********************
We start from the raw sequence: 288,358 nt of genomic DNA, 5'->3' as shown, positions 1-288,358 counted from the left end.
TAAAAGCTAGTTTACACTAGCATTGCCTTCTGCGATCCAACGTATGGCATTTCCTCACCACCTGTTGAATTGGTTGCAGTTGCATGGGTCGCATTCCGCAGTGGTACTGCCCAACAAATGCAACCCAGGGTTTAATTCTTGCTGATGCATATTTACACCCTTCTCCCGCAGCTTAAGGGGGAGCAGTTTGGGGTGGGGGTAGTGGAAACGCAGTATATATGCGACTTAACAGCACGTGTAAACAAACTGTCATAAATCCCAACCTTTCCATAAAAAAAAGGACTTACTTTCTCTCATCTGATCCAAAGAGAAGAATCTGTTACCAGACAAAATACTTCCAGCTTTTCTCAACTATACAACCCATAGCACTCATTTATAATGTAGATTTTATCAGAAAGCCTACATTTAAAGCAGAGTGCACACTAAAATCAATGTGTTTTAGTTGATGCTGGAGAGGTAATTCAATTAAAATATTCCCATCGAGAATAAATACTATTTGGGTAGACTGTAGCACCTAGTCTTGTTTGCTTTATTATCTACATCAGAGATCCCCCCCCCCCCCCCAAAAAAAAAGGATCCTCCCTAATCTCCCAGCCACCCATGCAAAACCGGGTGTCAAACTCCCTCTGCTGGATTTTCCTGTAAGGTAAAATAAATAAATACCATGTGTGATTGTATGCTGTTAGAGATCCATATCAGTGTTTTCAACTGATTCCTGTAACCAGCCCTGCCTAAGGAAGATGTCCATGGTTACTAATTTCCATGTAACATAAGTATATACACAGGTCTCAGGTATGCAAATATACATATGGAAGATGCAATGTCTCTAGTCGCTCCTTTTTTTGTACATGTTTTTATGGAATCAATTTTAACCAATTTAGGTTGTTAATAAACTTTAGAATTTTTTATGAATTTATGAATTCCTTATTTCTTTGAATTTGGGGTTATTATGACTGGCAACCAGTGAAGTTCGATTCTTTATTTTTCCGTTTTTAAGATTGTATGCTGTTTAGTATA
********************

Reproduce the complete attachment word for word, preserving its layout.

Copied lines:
We start from the raw sequence: 288,358 nt of genomic DNA, 5'->3' as shown, positions 1-288,358 counted from the left end.
TAAAAGCTAGTTTACACTAGCATTGCCTTCTGCGATCCAACGTATGGCATTTCCTCACCACCTGTTGAATTGGTTGCAGTTGCATGGGTCGCATTCCGCAGTGGTACTGCCCAACAAATGCAACCCAGGGTTTAATTCTTGCTGATGCATATTTACACCCTTCTCCCGCAGCTTAAGGGGGAGCAGTTTGGGGTGGGGGTAGTGGAAACGCAGTATATATGCGACTTAACAGCACGTGTAAACAAACTGTCATAAATCCCAACCTTTCCATAAAAAAAAGGACTTACTTTCTCTCATCTGATCCAAAGAGAAGAATCTGTTACCAGACAAAATACTTCCAGCTTTTCTCAACTATACAACCCATAGCACTCATTTATAATGTAGATTTTATCAGAAAGCCTACATTTAAAGCAGAGTGCACACTAAAATCAATGTGTTTTAGTTGATGCTGGAGAGGTAATTCAATTAAAATATTCCCATCGAGAATAAATACTATTTGGGTAGACTGTAGCACCTAGTCTTGTTTGCTTTATTATCTACATCAGAGATCCCCCCCCCCCCCCCAAAAAAAAAGGATCCTCCCTAATCTCCCAGCCACCCATGCAAAACCGGGTGTCAAACTCCCTCTGCTGGATTTTCCTGTAAGGTAAAATAAATAAATACCATGTGTGATTGTATGCTGTTAGAGATCCATATCAGTGTTTTCAACTGATTCCTGTAACCAGCCCTGCCTAAGGAAGATGTCCATGGTTACTAATTTCCATGTAACATAAGTATATACACAGGTCTCAGGTATGCAAATATACATATGGAAGATGCAATGTCTCTAGTCGCTCCTTTTTTTGTACATGTTTTTATGGAATCAATTTTAACCAATTTAGGTTGTTAATAAACTTTAGAATTTTTTATGAATTTATGAATTCCTTATTTCTTTGAATTTGGGGTTATTATGACTGGCAACCAGTGAAGTTCGATTCTTTATTTTTCCGTTTTTAAGATTGTATGCTGTTTAGTATA